Posted by News Express | 16 August 2016 | 1,813 times
The Southeast Based Coalition of Human Rights Organizations (SBCHROs) has alerted the public that the leader of the Indigenous People of Biafra (IPOB), Nnamdi Kanu has been detained by the Federal Government under President Muhammadu Buhari for over 300 days or 10 months without trial, describing him as a Prisoner of Conscience.
The group also disclosed that the leader of the Islamic Movement of Nigeria or Shiite Muslim, Sheik Ibrahim Zaky El-Zaky has been detained for over 240 days or eight months without trial and public appearance.
SBCHROs comprises International Society for Civil Liberties & the Rule of Law (Intersociety), Anambra State Branch of the Civil Liberties Organization (CLO), Civil Liberties Organization, Southeast Zone, Center for Human Rights & Peace Advocacy (CHRPA), Human Rights Organization of Nigeria, Forum for Justice, Equity & Defense of Human Rights (FJEDHR), Society Advocacy Watch Project (SPAW), Anambra Human Rights Forum (AHRF), Southeast Good Governance Forum (SGGF), International Solidarity for Peace & Human Rights Initiative (ITERSOLIDARITY) and Igbo Ekunie Initiative (pan Igbo rights advocacy group).
SBCHROs said in a statement issued on Tuesday in Onitsha, signed by the leader of the coalition, Emeka Umeagbalasi; Head, Publicity Department, Comrade Aloysius Attah; and Head, Research & Strategy Department, Jerry Chukwuokoro, PhD.:
“According to the Black’s Law Dictionary, 9th Edition (2009), a (criminal) trial is a formal judicial examination of evidence and determination of legal claims in an adversary proceeding. In other words, a criminal trial is a proceeding preceding issuance of a judicial notice about intended legal claims and accompanying evidence (charge) before a judge by the accusing authority (i.e. AGF, Police or DSS) against an accused citizen in which the veracity of legal claims and accompanying evidence is determined through formal judicial examination. For a criminal trial to be called one, it must be rested on two grand principles of rule of law: audi alteram partem (nobody should be tried or condemned unheard) and nemo judex in sua causa (nobody should be a judge in their own case or objectivity and neutrality of a trial judge). Where a criminal charge or even trial lacks the above fundamentals, it simply becomes trial-by-ordeal or jungle justice.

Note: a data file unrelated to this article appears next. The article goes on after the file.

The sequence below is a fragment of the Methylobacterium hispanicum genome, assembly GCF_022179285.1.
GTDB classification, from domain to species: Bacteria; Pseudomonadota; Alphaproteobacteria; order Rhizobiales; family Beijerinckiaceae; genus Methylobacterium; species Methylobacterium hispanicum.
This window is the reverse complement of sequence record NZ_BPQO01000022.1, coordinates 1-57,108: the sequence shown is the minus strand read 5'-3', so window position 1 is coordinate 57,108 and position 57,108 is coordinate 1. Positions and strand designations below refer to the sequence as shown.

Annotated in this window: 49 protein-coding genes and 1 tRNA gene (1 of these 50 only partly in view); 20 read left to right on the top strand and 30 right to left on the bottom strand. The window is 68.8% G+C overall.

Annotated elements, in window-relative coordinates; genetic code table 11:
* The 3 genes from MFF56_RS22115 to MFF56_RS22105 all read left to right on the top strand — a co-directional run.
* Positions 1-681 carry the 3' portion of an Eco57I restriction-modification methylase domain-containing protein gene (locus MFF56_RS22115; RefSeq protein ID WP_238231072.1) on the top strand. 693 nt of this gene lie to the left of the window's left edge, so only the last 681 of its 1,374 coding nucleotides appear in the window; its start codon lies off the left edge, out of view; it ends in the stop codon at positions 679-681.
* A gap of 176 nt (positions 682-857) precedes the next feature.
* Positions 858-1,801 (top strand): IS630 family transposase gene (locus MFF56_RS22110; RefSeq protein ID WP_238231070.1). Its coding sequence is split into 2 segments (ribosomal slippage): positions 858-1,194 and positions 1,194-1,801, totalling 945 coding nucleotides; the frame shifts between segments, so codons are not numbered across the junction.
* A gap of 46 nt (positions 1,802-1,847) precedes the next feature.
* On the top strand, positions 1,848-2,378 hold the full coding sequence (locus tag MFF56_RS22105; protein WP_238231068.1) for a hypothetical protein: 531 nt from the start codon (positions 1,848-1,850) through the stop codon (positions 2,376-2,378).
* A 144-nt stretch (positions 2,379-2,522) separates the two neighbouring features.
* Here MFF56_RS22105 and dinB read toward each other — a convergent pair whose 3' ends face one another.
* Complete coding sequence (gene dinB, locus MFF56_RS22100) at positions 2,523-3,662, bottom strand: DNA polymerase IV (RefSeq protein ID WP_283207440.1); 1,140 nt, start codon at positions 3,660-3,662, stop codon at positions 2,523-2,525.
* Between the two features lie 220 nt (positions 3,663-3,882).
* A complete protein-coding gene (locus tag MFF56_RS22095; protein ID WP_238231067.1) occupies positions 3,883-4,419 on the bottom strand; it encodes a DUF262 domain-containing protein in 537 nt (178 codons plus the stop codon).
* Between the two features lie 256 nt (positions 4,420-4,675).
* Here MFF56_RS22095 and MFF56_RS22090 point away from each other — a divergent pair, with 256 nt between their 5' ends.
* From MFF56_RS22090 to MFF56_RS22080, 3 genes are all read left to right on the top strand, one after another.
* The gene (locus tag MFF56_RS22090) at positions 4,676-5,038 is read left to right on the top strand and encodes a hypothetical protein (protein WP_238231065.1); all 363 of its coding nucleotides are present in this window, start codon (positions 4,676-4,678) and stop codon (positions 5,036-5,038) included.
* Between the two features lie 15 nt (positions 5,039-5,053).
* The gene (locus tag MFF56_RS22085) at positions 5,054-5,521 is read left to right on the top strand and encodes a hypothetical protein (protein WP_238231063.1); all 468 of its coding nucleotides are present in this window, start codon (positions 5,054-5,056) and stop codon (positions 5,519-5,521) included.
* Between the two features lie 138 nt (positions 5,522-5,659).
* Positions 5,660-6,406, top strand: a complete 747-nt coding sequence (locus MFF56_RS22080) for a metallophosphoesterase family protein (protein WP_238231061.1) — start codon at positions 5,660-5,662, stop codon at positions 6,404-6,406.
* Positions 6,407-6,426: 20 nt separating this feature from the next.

“This is more so when President Muhammadu Buhari himself has not only openly vowed to rot Citizen Nnamdi Kanu in jail by fire by force, but has further gone ahead to interfere with the judicial process. Under his presidential seal, the DSS ran amok on Citizen Nnamdi Kanu and his constitutional liberties and flouted and disobeyed all court orders made during Citizen Nnamdi Kanu’s detention in DSS custody. President Buhari’s dictatorial interference in the court process involving Citizen Nnamdi Kanu is democratically unheard of and tyrannical. This is clearly evidenced by his public utterances during the 30th of December 2015 Presidential Media Chat during which he presidentially and dictatorially nullified a court bail granted to Citizen Nnamdi Kanu; thereby threatening and undermining the judicial independence and the citizens’ constitutional rights to fair hearing and fair trial.
“Going by the forgoing, therefore, it is indisputably clear that Citizen Nnamdi Kanu is not undergoing criminal trial in any court in Nigeria; likewise Sheik Ibrahim El-Zaky. Both Citizen Nnamdi Kanu and Ibrahim El-Zaky have not only been grossly deprived of these constitutional liberties, enshrined in the Constitution of the Federal Republic of Nigeria 1999 as well as regional and international rights and liberties; but they have also lost as much as 1,300 followers and supporters since December 2015.